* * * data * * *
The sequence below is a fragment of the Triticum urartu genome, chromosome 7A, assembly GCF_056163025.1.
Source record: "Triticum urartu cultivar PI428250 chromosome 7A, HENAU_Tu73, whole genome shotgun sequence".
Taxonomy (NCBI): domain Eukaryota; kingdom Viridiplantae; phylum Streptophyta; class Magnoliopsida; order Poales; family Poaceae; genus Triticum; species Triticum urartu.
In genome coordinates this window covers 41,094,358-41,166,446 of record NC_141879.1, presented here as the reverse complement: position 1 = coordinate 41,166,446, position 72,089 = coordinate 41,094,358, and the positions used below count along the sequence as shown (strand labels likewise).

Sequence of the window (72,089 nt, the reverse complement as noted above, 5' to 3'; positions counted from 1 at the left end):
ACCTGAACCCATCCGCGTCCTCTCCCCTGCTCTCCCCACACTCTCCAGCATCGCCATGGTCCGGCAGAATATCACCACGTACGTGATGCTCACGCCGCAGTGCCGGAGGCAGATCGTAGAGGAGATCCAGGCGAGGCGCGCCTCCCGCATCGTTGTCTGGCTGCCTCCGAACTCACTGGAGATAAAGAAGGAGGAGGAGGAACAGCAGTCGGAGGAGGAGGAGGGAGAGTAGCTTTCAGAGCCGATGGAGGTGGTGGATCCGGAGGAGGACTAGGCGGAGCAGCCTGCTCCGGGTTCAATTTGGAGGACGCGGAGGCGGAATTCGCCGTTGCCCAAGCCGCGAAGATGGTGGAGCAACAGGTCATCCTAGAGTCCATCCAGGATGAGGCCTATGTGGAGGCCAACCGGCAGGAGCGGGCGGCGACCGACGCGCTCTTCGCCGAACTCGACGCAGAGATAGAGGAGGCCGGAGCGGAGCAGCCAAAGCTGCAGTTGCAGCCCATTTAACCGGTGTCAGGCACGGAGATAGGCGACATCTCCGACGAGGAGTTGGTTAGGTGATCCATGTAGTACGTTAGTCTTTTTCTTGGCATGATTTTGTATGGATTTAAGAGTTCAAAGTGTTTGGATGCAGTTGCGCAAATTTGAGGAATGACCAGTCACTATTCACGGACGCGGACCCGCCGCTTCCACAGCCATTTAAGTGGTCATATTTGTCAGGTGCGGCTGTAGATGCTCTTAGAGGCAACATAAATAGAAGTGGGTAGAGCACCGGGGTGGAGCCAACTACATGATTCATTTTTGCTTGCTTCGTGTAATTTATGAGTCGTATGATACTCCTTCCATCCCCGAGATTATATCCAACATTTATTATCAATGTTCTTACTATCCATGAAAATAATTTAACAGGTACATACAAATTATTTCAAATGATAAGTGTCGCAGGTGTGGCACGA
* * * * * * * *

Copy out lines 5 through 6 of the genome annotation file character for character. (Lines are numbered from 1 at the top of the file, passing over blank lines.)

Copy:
Sequence of the window (72,089 nt, the reverse complement as noted above, 5' to 3'; positions counted from 1 at the left end):
ACCTGAACCCATCCGCGTCCTCTCCCCTGCTCTCCCCACACTCTCCAGCATCGCCATGGTCCGGCAGAATATCACCACGTACGTGATGCTCACGCCGCAGTGCCGGAGGCAGATCGTAGAGGAGATCCAGGCGAGGCGCGCCTCCCGCATCGTTGTCTGGCTGCCTCCGAACTCACTGGAGATAAAGAAGGAGGAGGAGGAACAGCAGTCGGAGGAGGAGGAGGGAGAGTAGCTTTCAGAGCCGATGGAGGTGGTGGATCCGGAGGAGGACTAGGCGGAGCAGCCTGCTCCGGGTTCAATTTGGAGGACGCGGAGGCGGAATTCGCCGTTGCCCAAGCCGCGAAGATGGTGGAGCAACAGGTCATCCTAGAGTCCATCCAGGATGAGGCCTATGTGGAGGCCAACCGGCAGGAGCGGGCGGCGACCGACGCGCTCTTCGCCGAACTCGACGCAGAGATAGAGGAGGCCGGAGCGGAGCAGCCAAAGCTGCAGTTGCAGCCCATTTAACCGGTGTCAGGCACGGAGATAGGCGACATCTCCGACGAGGAGTTGGTTAGGTGATCCATGTAGTACGTTAGTCTTTTTCTTGGCATGATTTTGTATGGATTTAAGAGTTCAAAGTGTTTGGATGCAGTTGCGCAAATTTGAGGAATGACCAGTCACTATTCACGGACGCGGACCCGCCGCTTCCACAGCCATTTAAGTGGTCATATTTGTCAGGTGCGGCTGTAGATGCTCTTAGAGGCAACATAAATAGAAGTGGGTAGAGCACCGGGGTGGAGCCAACTACATGATTCATTTTTGCTTGCTTCGTGTAATTTATGAGTCGTATGATACTCCTTCCATCCCCGAGATTATATCCAACATTTATTATCAATGTTCTTACTATCCATGAAAATAATTTAACAGGTACATACAAATTATTTCAAATGATAAGTGTCGCAGGTGTGGCACGA